Shutterstock pancake picture 2020
Food

Military Get Flipping Competitive Over Pancakes On Shrove Tuesday

Shrove Tuesday: history, pancake recipe and how the military does it

Shutterstock pancake picture 2020

Shrove Tuesday tends to be embraced by the British Armed Forces – especially those on deployment around the world as they uphold our traditions, like flipping pancakes.

Catering teams across the services have been showing how it’s done and getting competitive over their pancake-flipping prowess on Pancake Day – showing us their flipping skills, and best way to whip up a batter recipe for the annual tradition.

Many have been posting their expert pancake batter-mixing skills on social media – with a healthy dash of rivalry in the mix.

In Brunei, the British Army Garrison was challenged to a bit of friendly competition between chefs to test out their pancake-flipping skills.

Army caterers showed how they can turn their hand to anything - including catering for a vegan diet.

The Welsh Guards, Wales's Senior Infantry Regiment which also has a ceremonial role as the guardians of the royal palaces in the Household Division, says that the British Army is always conscious of fitness and as a result, it has seen a rise in vegan diets.

This year, the regiment's chefs, aimed to help save the planet with a vegan pancake recipe.

Meanwhile, the Red Arrows have been showing the world the only way to crack Shrove Tuesday.

The chefs at RAF Brize Norton have been showing the world their technique for mixing the batter recipe, cooking in the pan and flipping the pancake.

Basic Pancake Recipe

There are, of course, variations on the depending on the chefs and their own cookery take on the pancake recipe but the basic pancake mix is flour, eggs, milk, vegetable oil and a pinch of salt.

An easy recipe would consist of:

100g of plain flour

2 large eggs

300ml of milk or semi-skimmed milk

1 tbsp of vegetable oil

Pinch of salt

Method

Mix the ingredients together in a bowl and whisk to a smooth batter.

If there’s time, set aside for up to half and hour, otherwise just ten minutes before cooking.

Wipe a pan with a thin spread of oil – perhaps using kitchen roll to spread it finely over the pan for instance.

Heat a frying pan and when hot, ladle in a mix of batter.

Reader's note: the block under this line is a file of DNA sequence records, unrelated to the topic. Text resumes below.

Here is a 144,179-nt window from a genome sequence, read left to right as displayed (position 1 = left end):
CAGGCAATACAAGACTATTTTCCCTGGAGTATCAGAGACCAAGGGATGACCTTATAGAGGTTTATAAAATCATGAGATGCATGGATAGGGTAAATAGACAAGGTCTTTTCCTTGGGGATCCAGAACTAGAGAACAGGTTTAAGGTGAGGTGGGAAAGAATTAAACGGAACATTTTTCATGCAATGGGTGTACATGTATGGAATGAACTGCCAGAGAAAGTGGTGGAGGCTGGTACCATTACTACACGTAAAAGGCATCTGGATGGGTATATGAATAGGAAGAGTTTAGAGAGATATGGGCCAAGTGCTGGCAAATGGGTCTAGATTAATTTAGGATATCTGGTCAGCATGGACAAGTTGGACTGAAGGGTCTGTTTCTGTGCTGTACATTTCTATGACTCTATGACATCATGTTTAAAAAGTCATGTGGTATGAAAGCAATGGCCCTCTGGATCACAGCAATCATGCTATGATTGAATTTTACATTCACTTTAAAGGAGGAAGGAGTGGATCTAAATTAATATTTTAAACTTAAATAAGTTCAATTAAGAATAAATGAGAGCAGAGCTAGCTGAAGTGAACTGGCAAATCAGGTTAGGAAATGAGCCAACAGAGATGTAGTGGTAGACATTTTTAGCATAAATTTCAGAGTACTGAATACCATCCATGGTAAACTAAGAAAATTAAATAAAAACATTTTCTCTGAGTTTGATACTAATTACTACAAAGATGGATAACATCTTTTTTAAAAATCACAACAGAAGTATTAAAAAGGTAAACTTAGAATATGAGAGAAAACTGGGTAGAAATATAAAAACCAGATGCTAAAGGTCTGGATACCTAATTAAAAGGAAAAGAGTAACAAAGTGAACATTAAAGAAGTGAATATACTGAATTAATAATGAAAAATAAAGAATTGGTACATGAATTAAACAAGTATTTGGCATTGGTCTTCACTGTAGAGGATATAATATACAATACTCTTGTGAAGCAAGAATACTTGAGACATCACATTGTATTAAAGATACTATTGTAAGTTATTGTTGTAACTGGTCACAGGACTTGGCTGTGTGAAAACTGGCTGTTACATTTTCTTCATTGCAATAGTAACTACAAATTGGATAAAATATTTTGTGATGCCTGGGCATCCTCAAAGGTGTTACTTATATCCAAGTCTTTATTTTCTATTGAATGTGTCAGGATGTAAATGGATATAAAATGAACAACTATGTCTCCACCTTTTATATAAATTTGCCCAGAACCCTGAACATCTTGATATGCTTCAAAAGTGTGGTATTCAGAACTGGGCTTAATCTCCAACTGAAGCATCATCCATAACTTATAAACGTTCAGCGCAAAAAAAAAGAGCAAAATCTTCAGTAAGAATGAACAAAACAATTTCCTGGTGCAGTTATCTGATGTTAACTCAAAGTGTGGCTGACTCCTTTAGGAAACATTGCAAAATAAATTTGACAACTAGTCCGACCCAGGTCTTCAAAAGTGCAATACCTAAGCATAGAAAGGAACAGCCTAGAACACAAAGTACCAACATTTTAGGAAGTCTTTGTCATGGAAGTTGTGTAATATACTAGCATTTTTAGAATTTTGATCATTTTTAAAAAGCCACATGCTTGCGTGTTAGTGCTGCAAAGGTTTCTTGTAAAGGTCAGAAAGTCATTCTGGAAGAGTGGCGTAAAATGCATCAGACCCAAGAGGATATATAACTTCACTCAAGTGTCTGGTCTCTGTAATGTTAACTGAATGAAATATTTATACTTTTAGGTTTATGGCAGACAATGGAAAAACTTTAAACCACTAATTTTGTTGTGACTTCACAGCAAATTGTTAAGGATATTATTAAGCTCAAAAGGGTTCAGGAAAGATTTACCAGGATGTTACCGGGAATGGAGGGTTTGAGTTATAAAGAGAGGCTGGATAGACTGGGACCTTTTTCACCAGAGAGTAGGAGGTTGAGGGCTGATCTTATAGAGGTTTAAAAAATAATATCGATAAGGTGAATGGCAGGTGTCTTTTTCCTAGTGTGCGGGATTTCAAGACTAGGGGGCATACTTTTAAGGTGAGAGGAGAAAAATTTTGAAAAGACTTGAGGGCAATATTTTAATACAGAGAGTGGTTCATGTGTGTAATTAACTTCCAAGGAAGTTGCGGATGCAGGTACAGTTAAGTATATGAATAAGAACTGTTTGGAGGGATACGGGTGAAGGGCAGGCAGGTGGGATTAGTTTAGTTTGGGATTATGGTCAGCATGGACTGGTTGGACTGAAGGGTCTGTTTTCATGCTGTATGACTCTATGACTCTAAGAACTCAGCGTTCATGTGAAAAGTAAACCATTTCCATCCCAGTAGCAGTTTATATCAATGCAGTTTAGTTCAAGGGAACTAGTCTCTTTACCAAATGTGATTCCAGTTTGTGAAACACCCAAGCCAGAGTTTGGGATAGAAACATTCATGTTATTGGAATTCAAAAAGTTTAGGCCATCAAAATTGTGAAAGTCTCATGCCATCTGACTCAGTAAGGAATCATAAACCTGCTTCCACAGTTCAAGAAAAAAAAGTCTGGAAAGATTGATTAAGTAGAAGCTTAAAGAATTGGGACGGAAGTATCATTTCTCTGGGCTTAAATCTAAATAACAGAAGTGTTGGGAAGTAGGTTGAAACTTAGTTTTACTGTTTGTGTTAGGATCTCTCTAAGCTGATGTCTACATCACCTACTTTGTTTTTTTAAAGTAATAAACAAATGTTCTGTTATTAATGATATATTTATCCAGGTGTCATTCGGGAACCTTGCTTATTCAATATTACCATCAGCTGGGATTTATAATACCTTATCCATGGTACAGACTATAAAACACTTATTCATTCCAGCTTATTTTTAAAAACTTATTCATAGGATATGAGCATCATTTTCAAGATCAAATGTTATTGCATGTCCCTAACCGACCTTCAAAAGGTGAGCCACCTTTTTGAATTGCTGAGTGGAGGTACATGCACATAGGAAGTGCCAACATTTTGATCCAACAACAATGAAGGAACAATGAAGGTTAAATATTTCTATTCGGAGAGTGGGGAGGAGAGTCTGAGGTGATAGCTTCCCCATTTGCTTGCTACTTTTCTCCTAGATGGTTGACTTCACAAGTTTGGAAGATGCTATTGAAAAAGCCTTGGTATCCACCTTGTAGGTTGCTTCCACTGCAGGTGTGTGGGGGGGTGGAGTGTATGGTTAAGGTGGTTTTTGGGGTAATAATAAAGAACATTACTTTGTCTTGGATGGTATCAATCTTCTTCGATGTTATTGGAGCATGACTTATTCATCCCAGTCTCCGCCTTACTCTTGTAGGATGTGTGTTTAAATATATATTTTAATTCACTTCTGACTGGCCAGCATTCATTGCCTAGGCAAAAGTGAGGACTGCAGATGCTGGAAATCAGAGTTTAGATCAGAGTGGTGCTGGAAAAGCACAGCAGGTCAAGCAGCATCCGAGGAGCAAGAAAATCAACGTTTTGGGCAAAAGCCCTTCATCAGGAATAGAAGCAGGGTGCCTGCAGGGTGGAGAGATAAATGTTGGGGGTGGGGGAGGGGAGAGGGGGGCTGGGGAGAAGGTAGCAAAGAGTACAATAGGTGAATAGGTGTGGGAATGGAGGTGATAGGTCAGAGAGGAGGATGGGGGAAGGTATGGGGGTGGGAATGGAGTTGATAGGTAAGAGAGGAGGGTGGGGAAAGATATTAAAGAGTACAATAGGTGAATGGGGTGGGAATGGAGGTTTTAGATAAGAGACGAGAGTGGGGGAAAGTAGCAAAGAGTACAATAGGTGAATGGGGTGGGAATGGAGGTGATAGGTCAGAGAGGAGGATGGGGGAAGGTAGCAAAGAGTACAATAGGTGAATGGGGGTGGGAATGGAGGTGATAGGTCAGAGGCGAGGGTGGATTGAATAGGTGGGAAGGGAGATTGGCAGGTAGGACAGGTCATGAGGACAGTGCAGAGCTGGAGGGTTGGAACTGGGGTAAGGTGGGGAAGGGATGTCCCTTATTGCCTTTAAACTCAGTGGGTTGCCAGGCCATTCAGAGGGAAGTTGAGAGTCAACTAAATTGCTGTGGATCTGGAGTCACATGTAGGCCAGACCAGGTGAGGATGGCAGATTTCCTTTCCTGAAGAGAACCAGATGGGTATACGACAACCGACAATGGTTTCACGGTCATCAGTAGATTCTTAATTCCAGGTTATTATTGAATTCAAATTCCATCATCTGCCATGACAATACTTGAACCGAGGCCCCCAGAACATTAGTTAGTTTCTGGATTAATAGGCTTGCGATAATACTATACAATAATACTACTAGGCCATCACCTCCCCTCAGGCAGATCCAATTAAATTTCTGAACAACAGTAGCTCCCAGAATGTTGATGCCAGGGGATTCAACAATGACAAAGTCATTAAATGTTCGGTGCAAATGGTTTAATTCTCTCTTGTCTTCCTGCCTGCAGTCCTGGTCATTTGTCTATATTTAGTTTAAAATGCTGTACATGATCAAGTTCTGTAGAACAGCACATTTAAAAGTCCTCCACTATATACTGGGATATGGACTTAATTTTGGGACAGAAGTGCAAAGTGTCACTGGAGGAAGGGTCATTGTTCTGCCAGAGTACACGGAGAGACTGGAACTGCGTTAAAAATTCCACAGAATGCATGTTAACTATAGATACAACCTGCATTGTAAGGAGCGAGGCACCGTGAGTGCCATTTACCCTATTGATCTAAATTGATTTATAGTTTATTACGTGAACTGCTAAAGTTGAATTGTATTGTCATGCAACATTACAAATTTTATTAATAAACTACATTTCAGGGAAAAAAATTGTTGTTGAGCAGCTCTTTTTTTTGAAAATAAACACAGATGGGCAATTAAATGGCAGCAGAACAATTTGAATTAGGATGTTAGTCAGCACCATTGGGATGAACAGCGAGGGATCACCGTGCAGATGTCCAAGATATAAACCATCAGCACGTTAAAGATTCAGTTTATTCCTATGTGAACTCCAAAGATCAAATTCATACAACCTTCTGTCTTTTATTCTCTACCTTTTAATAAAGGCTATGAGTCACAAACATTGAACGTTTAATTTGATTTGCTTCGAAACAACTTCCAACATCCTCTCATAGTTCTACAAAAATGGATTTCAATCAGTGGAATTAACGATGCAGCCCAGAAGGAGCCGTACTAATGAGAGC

Cook for about a minute on each side – flipping the pancake once it’s set enough to do so.

Add whatever toppings you want - sweet or savoury.

Pancake photo - Edith Wells copyright 2020
Super sweet pancake toppings. Copyright: Edith Wells 2020.

History of Pancakes and Pancake Day

What Is Shrove Tuesday?

Shrove Tuesday is an annual date in the Christian calendar that dates back to 1000 AD, with references to pancakes in cookery recipes dating back as far as the 1400s.

Also known in some countries as Pancake Tuesday or Pancake Day, the event is a traditional feast that precedes the first day of Lent on Ash Wednesday.

Christian countries mark the last day of feasting before the fasting period of Lent by consuming pancakes – in effect, gorging on fatty foods and using up eggs before the fasting begins for the Lenten season.

By the Middle Ages, there would have been a time of feasting on foods made with butter, eggs and fat during the Shrovetide season that would then be given up to fast at the start of Lent.

Historically, Christians would go to confession to be ‘shriven’, or absolved, from their sins and a bell would ring out to call people to church – a tradition that still continues today in many Protestant and Roman Catholic regions.

Why Do We Still Make Pancakes On Pancake Day?

Well, we all like food - whether Christian or not, so the annual event is now fully entrenched into cultural tradition.

Nowadays, Pancake Day is celebrated by Christians and non-Christians alike in many Christian-based societies around the world but there are differences in how pancakes are prepared and presented.

A traditional English pancake differs from its counterparts around the world, such as America for instance, as it is a thin, flat, fried layer of batter that is flipped to cook both on sides – before it is served immediately from the pan while still hot and flavoured with either sweet or savoury fillings or complements.

It's not unlike the French crepe.

Favourite toppings or fillings tend to include sugar and the juice of a squeezed orange or lemon but other toppings have developed over the years such as chocolate spread and banana, maple syrup or a variety of savoury toppings for those with not-so-sweet a tooth.